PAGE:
A little while ago I posted this blog here about the charity quilting that I do for BlanketLovez. This week I’ll be chatting to Kristyn from Melon Patch Quilts about the charity work she does for a variety of worthwhile causes.
How did you get into quilting for charity?
I first got into charity quilting when I joined my local quilt guild and started my long-arm quilting business. The guild needed their charity quilts finished and I wanted to practice some designs and patterns, so it benefitted both of us.
How long have you been doing it for?
Since I started my business 14 years ago.
What charity/charities do you quilt for?
This is only a brief list of the organizations I have quilted for: Quilts of Valour, Make a Wish, various local churches, local sports teams, local Home and School organizations, local Quilt Guilds, May Court, Habitat for Humanity, Hutton House, The Quilt-A Breast Cancer Support Project.
Do you make quilt tops, complete quilts or just long-arm for them?
I do the long-arm quilting for the charity quilts, either an individual or an organization pieces the quilt top and then finishes the binding once I give it back to them.
How many quilts would you do in a year?
I used to limit how many charity quilts I quilted, as I was so busy with everything else in my life (as well as quilting) but now I quilt all of the quilts that come to me. I want to see as many organisations/charities/people benefit from having a completed quilt.
If you long-arm – do you assess a charity quilt in a different way to a customer’s quilt, or even one of your own, for quilting?
Usually the quilts that come to me as a charity quilt are quite scrappy and an overall quilting pattern looks great on them. I have only custom quilted a few charity quilts; the majority were quilted with an overall pattern.
Are you asked to do certain quilting designs or given free reign?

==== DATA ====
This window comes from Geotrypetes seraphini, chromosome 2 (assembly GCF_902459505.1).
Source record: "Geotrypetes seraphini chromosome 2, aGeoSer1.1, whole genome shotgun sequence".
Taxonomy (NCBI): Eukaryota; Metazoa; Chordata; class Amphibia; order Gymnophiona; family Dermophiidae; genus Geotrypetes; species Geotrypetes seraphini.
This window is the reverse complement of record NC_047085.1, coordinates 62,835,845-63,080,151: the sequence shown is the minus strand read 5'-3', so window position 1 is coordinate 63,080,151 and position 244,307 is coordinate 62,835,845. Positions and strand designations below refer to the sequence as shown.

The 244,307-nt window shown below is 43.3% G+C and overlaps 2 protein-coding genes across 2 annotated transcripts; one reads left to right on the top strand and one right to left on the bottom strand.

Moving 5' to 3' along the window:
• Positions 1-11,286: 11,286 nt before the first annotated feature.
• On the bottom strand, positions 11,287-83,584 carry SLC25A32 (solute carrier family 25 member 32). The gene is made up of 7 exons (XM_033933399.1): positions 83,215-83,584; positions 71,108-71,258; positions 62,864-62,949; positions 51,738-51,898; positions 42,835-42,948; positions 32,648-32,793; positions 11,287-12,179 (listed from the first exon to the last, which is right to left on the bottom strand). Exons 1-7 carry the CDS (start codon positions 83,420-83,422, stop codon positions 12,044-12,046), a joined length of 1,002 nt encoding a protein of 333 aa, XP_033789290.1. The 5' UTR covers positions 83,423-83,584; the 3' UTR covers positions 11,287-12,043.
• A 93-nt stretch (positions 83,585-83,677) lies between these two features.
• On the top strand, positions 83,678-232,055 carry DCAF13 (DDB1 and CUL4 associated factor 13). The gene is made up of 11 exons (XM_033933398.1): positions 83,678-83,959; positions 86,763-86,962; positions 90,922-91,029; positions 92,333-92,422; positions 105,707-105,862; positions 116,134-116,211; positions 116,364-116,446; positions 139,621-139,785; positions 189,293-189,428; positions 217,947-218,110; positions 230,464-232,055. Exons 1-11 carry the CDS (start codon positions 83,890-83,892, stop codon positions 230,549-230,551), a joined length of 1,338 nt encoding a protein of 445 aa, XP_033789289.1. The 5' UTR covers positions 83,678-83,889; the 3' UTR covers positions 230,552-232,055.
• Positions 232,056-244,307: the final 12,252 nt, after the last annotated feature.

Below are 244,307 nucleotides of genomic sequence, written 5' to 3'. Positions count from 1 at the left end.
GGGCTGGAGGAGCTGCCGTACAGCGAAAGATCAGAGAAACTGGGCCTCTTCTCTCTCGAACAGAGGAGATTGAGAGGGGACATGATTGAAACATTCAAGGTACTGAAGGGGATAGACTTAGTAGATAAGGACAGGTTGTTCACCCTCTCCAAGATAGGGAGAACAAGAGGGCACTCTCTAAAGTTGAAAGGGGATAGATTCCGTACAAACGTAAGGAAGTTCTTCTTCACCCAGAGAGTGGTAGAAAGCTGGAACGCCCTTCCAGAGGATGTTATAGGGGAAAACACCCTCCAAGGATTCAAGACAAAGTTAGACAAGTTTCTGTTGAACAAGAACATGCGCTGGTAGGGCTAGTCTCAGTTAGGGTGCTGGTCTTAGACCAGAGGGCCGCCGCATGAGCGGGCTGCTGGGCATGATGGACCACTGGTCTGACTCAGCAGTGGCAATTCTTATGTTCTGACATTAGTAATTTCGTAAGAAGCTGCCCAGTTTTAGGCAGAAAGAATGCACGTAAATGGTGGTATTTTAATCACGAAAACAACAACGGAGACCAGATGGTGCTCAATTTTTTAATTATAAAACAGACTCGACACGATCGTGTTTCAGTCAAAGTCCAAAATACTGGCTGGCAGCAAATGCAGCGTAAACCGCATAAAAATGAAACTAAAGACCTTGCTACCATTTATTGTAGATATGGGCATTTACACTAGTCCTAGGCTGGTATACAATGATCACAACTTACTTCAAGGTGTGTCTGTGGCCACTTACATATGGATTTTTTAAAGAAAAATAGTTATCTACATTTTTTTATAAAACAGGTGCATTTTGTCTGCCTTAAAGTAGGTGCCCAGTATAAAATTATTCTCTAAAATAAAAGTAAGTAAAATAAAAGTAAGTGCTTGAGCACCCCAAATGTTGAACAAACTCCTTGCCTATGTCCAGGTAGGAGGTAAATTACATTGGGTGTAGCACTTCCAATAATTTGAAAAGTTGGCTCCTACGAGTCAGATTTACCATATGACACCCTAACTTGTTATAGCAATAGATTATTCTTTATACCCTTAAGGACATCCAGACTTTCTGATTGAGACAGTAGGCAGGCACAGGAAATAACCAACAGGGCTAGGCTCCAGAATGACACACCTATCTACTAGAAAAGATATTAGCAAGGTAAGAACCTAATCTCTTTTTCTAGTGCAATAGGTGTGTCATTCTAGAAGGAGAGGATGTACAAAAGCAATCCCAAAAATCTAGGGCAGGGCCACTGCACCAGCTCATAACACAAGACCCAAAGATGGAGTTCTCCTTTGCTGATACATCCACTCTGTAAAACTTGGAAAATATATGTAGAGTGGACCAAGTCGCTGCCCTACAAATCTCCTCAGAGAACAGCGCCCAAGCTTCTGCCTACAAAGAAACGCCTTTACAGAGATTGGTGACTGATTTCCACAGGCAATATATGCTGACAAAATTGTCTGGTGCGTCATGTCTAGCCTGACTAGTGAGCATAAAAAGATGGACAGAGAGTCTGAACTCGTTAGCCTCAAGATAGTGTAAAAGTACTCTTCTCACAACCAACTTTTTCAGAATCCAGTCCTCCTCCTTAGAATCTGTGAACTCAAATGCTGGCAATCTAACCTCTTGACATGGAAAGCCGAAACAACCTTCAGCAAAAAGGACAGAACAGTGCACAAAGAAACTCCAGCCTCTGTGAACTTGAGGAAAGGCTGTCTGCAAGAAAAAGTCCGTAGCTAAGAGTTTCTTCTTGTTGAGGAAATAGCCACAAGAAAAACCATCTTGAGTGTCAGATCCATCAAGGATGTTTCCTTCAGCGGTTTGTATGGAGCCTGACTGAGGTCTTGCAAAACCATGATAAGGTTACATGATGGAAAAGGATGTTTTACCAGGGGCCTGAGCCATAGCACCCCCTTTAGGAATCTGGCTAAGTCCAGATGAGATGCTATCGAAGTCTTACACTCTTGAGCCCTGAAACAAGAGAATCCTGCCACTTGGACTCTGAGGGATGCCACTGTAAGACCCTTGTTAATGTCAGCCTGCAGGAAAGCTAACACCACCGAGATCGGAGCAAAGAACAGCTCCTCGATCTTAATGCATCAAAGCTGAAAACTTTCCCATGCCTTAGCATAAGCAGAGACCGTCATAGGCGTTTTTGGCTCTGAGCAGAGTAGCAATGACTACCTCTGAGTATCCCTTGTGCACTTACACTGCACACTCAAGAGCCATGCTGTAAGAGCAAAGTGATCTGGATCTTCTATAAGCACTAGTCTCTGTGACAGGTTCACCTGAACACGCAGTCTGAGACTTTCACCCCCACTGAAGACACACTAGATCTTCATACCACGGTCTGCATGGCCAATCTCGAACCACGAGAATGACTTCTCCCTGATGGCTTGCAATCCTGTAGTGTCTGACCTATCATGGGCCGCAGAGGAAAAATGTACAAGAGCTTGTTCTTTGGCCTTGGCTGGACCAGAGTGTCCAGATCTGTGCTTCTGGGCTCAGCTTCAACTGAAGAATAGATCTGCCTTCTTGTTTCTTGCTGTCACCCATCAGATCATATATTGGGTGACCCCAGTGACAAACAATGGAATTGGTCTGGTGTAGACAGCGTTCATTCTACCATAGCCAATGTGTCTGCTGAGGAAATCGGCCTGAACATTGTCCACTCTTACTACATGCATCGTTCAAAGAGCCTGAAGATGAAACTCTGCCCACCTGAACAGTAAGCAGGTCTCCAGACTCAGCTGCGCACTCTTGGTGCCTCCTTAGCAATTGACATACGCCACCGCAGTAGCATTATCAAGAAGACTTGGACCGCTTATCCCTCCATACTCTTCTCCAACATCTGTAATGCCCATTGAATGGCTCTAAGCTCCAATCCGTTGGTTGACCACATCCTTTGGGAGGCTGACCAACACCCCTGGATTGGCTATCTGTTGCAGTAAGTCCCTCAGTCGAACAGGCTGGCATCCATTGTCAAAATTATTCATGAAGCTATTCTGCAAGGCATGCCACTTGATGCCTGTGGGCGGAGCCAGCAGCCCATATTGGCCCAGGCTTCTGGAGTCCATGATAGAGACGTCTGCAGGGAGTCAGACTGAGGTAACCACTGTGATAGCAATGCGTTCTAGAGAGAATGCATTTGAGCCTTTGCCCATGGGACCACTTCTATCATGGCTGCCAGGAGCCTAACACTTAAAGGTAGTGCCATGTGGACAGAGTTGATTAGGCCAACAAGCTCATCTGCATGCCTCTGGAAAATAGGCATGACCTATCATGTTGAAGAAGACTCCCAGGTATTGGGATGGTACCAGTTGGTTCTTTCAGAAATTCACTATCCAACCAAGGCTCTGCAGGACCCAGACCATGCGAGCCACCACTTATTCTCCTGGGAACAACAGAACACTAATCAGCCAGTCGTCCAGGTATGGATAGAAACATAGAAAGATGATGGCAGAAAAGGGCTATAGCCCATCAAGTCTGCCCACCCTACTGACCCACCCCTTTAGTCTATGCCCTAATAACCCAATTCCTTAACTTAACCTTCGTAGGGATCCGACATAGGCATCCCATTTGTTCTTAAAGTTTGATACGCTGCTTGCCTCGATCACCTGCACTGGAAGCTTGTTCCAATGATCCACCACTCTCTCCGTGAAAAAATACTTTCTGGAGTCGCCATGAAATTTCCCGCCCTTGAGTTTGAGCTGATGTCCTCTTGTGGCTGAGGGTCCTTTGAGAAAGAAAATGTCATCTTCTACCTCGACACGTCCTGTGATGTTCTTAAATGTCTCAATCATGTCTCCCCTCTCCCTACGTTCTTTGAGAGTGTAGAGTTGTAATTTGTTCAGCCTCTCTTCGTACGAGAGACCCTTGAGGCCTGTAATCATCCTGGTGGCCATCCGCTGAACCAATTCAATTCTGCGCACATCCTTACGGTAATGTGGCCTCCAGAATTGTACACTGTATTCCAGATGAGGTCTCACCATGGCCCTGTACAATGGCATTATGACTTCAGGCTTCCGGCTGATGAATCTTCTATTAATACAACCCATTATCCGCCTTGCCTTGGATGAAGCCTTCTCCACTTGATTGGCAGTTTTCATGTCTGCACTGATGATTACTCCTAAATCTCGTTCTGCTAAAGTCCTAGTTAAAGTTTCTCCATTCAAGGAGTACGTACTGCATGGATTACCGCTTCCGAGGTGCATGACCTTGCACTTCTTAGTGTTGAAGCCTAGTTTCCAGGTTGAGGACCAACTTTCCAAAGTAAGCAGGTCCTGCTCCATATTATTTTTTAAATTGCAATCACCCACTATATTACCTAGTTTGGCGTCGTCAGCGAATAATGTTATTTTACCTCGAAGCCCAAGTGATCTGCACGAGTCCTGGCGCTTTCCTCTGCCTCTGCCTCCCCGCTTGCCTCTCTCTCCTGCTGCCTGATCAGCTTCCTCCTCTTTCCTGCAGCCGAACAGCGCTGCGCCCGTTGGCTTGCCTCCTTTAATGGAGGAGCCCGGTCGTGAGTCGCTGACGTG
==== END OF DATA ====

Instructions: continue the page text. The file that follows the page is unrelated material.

If there is a particular theme to the quilt top, then I try to match that theme – children’s quilts get more of a youthful design; floral fabrics may get a flower design etc. I quilt for Quilts of Valour which gives quilts to injured Canadian soldiers and quite often fabrics within the quilt top have a Canadian maple leaf, so I try to use a maple leaf quilting pattern or echo around the leaf on the fabric, just to be a little patriotic.
What do you enjoy most about quilting for charity?
I have lots of things I enjoy most. That it helps the organisation complete more quilts that they can donate. That the organisation can raise money if it is a fundraising quilt. With our London MQG Outreach programme, I enjoy helping the students complete their first quilts they have sewn. Seeing these students each week, and what they have accomplished makes my heart swell! They should be so proud of themselves. Within 1 ½ years the amount of quilts they have made is incredible. I also love that on my two trips to teach sewing and quilting, we were teaching women, so they can sew for a business and make money to support their families. We gave them a skill that will last them a lifetime.
How would you encourage others to start?
Probably the easiest way to start quilting for charity is to ask at your local quilt guild, as most of them have an outreach program. I am sure they would be overjoyed to have help!
What’s your ‘process’ for doing charity quilts and does it differ from your
regular quilting jobs? Eg. Writing up a docket with quilt’s info, deadlines, thread choices etc.
The only way ‘processing’ charity quilts is different for me is that when I quilt for my customers; we discuss in length what pattern, thread colour etc. they would like. For the most part, when I quilt a charity quilt I am the one who decides on the design, thread etc. A lot of times I just pick up the quilts from guild one month and drop them off the next – and the way they are quilted is left up to me. I still make a work order for my files, so I can keep track of things.
To read about Kristyn’s adventure’s overseas to train and teach quilting:
Humanitarian trip to South Africa to teach Long Arm quilting:
We sponsored Lungile to come to Canada for more training:
Humanitarian trip to Nicaragua to teach them to quilt:
Most of the organizations I quilt for don’t have websites related specifically to charity quilting. Here is a link to our London MQG page specifically on our Outreach Learn to Quilt classes.
To follow along with Kristyn’s quilting you can find her here:
A big thank you to Kristyn for taking the time to speak with me.